Arvind kejriwal’s isn’t a story of someone who shot into the limelight out of nowhere. He’s one of those people who has dedicated his life to the cause of the nation. A man who, like many of us, was fed up with the menace of corruption and took it upon himself to rid India of it. Long before the much publicised Lokpal agitation, he was involved in pushing for another anti corruption tool. The right to information. He’s a recipient of the Ramon Magsaysay award for emergent leadership for his contribution to the enactment of that law.
Along with Anna Hazare, he led one of India’s largest post-independence movements to get the Lokpal bill enacted. Two years hence, that bill is a theoretical reality. But like all laws, its success lies in its enforcement.
But that movement was the beginning of a meteoric rise to power. Armed with nothing but good intentions, Arvind broke away from Anna’s principle of staying outside the political system and took the plunge into the dirty world of Indian politics. It’s been anything but easy for the man, but he’s handled it all with grace. The people of Delhi loved his ideas. Who wouldn’t. Electricity at half price, 700 litres of free water, legalising illegal colonies and a corruption free reign. His Aam Aadmi Party won 28 seats of the 70. A close second to the BJP with 31.
On being offered outside support by the congress party, Arvind in one of the most refreshing thoughts of recent times, went back to the voters to seek their opinion on whether he should accept that support and form the government. An overwhe
lming majority gave him the go ahead. Everybody wanted to live in the city of their dreams and he had promised them that.
Is there anything wrong in what Arvind kejriwal is doing? Can you find fault in any of his promises?
Is it wrong to promise free water and cheap electricity?
Is it wrong to promise safety for women and a house for the homeless?
No. Nothing wrong at all. But that’s the reason populism is hard to beat. The majority opinion isn’t always the right opinion.
A lot of people might find it ridiculous but the “The great Indian Middle class” is an unnecessarily pampered majority. True, we’re burdened by price rise, harassed by corruption and bogged down by poverty. Why would anyone call that pampering?
A precious minority really does anything for the poor. Everyone talks about the poor, no one actually helps them. Beggars are ignored, homeless girls are forced into prostitution. If society doesn’t care for the poor, who will?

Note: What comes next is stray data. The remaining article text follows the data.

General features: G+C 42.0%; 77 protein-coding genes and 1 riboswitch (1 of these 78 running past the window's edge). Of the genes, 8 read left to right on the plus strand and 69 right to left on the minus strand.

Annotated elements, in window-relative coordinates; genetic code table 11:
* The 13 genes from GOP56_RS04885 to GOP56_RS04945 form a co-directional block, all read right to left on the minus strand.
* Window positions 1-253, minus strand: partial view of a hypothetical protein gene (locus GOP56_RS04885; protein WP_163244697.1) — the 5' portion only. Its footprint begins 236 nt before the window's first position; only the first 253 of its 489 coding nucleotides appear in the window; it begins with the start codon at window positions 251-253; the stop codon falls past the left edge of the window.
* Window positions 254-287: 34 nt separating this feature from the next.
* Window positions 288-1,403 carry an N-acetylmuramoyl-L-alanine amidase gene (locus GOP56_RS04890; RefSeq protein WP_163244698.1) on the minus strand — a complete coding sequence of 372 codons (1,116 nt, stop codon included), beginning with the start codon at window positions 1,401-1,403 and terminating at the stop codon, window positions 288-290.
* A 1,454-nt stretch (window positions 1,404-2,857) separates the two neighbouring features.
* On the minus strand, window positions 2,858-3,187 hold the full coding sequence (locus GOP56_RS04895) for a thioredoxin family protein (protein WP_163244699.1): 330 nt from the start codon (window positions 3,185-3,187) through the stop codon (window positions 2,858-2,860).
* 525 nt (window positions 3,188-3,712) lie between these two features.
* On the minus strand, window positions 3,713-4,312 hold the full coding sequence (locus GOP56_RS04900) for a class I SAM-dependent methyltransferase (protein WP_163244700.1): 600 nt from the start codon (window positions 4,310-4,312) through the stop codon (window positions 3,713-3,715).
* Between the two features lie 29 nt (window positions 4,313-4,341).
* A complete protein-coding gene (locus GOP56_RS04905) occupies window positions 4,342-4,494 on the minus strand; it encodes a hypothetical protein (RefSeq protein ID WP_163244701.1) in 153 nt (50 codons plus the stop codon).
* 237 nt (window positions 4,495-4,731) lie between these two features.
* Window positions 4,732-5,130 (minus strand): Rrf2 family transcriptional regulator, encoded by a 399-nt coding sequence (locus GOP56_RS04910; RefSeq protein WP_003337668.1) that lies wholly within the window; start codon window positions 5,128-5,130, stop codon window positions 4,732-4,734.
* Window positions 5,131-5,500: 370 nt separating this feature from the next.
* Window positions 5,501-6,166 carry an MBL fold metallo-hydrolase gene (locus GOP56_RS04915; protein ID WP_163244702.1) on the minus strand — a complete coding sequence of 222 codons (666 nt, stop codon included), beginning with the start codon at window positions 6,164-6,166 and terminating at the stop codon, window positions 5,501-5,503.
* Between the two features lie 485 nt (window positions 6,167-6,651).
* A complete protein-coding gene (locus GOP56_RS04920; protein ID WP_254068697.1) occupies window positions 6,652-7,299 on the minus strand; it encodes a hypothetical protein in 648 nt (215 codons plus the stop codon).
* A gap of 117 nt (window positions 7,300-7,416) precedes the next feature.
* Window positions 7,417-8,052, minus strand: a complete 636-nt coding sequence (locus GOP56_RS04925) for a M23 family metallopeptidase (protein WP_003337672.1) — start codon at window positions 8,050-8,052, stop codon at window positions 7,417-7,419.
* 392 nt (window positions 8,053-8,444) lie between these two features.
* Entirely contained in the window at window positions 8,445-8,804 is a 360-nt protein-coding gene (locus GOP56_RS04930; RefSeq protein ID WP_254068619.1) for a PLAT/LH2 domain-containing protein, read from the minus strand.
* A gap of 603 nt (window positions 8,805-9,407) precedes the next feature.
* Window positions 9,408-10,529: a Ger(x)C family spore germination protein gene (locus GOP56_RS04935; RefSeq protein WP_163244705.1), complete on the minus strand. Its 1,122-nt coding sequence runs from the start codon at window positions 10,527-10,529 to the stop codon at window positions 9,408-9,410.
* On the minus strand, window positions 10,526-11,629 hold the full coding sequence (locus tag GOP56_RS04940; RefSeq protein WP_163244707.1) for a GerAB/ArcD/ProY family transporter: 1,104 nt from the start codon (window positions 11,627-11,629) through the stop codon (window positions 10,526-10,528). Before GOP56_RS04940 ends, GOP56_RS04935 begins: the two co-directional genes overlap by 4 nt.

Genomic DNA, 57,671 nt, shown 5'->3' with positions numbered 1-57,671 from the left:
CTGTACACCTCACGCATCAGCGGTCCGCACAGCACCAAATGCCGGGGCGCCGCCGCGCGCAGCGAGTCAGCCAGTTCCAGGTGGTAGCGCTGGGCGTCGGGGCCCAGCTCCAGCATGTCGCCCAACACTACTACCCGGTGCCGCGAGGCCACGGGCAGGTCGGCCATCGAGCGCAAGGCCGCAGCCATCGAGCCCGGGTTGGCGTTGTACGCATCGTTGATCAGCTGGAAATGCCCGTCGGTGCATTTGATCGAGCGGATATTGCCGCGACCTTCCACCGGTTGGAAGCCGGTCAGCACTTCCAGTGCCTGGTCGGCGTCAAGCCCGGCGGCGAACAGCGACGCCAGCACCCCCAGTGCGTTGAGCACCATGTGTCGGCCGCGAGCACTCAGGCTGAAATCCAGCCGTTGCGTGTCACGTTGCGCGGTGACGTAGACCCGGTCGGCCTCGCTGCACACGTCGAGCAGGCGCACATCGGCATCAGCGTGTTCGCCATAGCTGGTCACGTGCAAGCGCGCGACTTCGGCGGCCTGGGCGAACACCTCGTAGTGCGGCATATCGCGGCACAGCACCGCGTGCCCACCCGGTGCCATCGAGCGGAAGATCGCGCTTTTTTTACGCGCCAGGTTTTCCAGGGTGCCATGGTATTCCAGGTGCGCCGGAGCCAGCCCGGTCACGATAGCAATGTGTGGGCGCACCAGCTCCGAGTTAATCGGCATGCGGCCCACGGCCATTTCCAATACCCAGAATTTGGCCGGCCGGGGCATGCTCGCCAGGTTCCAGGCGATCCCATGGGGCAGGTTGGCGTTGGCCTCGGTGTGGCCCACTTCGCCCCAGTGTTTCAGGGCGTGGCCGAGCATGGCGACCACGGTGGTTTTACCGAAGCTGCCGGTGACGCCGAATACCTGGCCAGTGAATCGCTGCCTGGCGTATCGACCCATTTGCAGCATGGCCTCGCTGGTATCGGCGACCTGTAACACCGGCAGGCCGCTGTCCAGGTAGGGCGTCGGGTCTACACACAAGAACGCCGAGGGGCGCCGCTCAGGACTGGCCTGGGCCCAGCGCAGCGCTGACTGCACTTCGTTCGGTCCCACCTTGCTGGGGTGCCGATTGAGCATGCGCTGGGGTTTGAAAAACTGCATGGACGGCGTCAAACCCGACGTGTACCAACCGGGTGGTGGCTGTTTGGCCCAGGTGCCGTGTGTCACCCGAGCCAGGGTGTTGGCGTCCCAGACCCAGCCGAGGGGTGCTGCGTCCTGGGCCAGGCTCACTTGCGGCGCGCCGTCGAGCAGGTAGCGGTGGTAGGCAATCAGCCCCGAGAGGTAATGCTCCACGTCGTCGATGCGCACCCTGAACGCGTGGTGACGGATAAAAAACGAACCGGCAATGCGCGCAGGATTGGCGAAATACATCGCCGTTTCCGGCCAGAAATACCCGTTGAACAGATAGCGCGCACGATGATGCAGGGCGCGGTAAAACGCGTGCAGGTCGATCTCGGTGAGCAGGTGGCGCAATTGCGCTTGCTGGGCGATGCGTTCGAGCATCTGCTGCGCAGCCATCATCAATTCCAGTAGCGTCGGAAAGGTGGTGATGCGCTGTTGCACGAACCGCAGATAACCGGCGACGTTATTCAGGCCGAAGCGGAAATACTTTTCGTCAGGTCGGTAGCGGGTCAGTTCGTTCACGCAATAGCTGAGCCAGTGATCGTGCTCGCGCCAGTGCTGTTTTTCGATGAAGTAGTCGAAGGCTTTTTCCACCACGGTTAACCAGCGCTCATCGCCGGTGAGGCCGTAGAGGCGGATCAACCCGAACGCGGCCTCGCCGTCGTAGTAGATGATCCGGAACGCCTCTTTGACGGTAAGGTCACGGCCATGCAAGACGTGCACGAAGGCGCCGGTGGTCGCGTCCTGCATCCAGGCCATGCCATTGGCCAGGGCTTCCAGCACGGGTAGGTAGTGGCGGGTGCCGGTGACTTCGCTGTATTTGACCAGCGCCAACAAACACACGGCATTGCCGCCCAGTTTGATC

Everyone is corrupt. You break the rule, you should face the consequences and not bribe your way past the law. It could be something as small as riding without a helmet or a much more serious crime. But that doesn’t actually mean anything in India, does it? Where you flash the cash and get away with anything. “I’m fed up with bribing government employees for every small thing. I can’t afford to spend so much on bribes”. THEN DON’T! We have 120 crore people in this country. Let’s say we have 20 crore government employes (an extremely exaggerated number. A 2001 census put the number at roughly 2 crore.) Say all 20 crore of those are corrupt. What in the world are the other 100 crore people doing?! Wake up India! Stop giving bribes! If the giving stops, the taking will too!
Nothing comes free in life. Someone needs to pay for the electricity you use. Either you or the government. The government gets its money from you. In the end, you’ll either pay more taxes or more electricity bills. But you’ll pay. Or it has to borrow money. And it puts the finances of the state through a shredder if those debts are too high.
We’ve all been taught our fundamental rights over and over again. When was the last time somebody reminded you of your fundamental duties? When have these been followed? Don’t spit on public property, don’t disfigure monuments and so on.
But the beauty of our constitution is, it enforces your fundament rights and makes sure you have them but doesn’t force you to perform your duties. That’s why we’re pampered. Nobody ever has the guts to tell the people of this nation what they are doing wrong.
Where does Arvind kejriwal feature in all of this?
He’s won an election on the back of extreme public anger against the political class by promising things that people want to hear. By promising to pamper people more. Not once in his campaign has he, or anyone else, reminded people of their role in this process of change. Until the people of this country change, excuse the cynicism, nothing will change.
This isn’t to say that he won’t fulfil his promises. He obviously has a plan that gets all that to work.